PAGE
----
Vodafone plans VoLTE service in Zambia

Vodafone will launch voice service in Zambia within three months under a newly acquired licence from the Southern African nation’s communications regulator, the firm said on Tuesday.

Vodafone Zambia chief executive Lars Stork said in a statement the Zambia Information and Communications Technology Authority had allowed it to launch voice over data service, in addition to its current data-only offering.

“Today our LTE network is solely used for data traffic, however our vision and strategy is to offer best in class data and now also voice over data on our 4Gnetwork,” Stork said.

South Africa’s MTN, India’s Bharti Airtel and state-owned Zamtel are the only mobile phone operators currently offering voice services in Zambia.

Zambia last week selected a unit of Dutch company Unitel International Holdings as the country’s fourth mobile phone service provider.


Bharti Infratel, Indus Towers planning merger to create telecom tower giant

Mumbai: Bharti Infratel Ltd and Indus Towers Ltd—two of India’s largest telecom tower firms—are planning to merge their businesses, three people aware of the matter said.

Vodafone India Ltd and publicly traded Bharti Infratel Ltd hold 42% each in Indus Towers. Idea Cellular Ltd owns 11.15% and US-based private equity fund Providence owns 4.85%.

Bharti Infratel was earlier planning to acquire a controlling stake in Indus Towers and make the latter a subsidiary.

According to that plan, Bharti Infratel was to acquire the stake it didn’t own in Indus Towers in an all-cash transaction and later sell the combined business to external investors.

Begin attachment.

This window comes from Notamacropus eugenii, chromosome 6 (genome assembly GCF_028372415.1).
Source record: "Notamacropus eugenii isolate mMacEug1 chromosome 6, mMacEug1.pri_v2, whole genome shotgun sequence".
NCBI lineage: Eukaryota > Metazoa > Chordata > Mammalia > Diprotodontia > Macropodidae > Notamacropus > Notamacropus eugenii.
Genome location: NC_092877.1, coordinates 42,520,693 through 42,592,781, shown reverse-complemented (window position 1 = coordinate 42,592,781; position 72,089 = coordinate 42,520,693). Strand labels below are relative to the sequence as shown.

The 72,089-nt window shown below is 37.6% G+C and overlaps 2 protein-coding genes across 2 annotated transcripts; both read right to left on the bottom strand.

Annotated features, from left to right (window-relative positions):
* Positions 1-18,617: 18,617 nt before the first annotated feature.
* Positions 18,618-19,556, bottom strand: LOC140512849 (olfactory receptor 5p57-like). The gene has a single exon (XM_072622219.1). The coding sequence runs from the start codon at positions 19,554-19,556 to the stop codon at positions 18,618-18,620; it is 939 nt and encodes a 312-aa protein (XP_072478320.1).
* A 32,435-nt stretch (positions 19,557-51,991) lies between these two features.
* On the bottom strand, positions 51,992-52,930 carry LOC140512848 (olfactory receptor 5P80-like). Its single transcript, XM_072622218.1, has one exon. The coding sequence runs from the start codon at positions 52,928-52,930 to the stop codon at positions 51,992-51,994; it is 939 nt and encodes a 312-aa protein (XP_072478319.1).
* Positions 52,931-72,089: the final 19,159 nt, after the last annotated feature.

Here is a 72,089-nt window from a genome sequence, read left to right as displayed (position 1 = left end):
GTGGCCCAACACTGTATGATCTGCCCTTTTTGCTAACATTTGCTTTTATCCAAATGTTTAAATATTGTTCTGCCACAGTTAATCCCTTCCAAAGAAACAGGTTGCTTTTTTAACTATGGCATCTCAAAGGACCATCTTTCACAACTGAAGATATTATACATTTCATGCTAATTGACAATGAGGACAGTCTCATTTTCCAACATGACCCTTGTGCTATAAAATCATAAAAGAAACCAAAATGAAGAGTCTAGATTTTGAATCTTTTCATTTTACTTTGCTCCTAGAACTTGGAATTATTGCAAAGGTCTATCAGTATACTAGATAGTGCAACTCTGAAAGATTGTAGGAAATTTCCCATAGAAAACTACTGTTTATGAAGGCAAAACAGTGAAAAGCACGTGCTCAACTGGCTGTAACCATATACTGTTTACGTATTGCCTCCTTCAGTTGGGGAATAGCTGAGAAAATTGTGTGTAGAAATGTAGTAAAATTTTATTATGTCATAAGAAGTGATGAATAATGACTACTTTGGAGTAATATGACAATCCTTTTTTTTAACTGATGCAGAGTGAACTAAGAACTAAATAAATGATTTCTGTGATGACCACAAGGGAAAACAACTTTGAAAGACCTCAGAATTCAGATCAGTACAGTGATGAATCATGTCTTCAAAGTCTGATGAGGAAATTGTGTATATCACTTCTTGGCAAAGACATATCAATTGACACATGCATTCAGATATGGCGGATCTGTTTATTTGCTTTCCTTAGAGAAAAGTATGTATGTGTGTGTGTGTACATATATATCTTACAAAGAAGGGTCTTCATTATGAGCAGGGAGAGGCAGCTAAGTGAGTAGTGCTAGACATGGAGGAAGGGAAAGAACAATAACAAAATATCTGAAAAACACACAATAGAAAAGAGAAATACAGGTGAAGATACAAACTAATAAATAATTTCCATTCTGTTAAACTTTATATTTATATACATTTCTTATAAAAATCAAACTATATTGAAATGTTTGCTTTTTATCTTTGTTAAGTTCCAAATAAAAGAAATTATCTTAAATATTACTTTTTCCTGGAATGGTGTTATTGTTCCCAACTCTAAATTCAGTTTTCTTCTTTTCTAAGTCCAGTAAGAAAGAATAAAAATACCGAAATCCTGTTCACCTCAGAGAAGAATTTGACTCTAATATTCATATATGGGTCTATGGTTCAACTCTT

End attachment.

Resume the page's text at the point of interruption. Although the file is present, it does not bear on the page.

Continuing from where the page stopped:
“Both Vodafone and Idea wanted cash from the deal; now they want to stay invested in their tower business as they expect valuation of the business to go up in the near term. Also, the companies do not need cash at the moment,” said a person aware of the matter.

Vodafone India and Idea Cellular are set to merge this year to create India’s largest telecom operator, surpassing Bharti Airtel Ltd.

The merged entity of Vodafone India and Idea now expect to have additional cash of about Rs21,000 crore in the first year, which includes Rs6,750 crore raised by Idea through sale of shares to institutional investors, Vodafone’s investment of Rs6,750 crore and about Rs8,400 crore from savings in operational and capital expenditure, another person with direct knowledge of the matter said.

A Vodafone India spokesperson declined to comment while an email sent to Idea remained unanswered.

A Bharti Infratel spokesperson said, “As a policy, we do not comment on market speculation. Being a responsible corporate, we always make appropriate disclosures to the stock exchanges and our stakeholders as and when required.”

The decision to merge the two tower companies comes in the wake of Airtel’s announcement that it would list its Africa business to raise money.

The new arrangement will also give freedom to each of the stakeholders in the merged tower entity to sell their stakes at their convenience.

“It is all about financial benefit. Everybody is working on this. It is being done internally,” said this person.

The valuation of a tower whose tenancy rates used to be Rs50 lakh has now declined to Rs30-35 lakh, according to a Mumbai-based analyst with a brokerage.

The number of tower tenancies in India has also fallen from 500,000 to 400,000.

“There has been a price correction of about 20% in the industry,” the analyst said, requesting anonymity, citing examples of the tower sale by Vodafone India and Idea Cellular, who agreed to sell their standalone telecom tower businesses to ATC Telecom Infrastructure Pvt. Ltd in November.

“The tower sale was earlier pegged at Rs50 lakh per tower. However, Idea/Vodafone got about Rs40 lakh per tower from ATC in the deal,” the analyst said.

There would be a further price correction in the tower business after Vodafone and Idea complete their merger, which will lead to a decline in the number of towers required for the merged entity to function.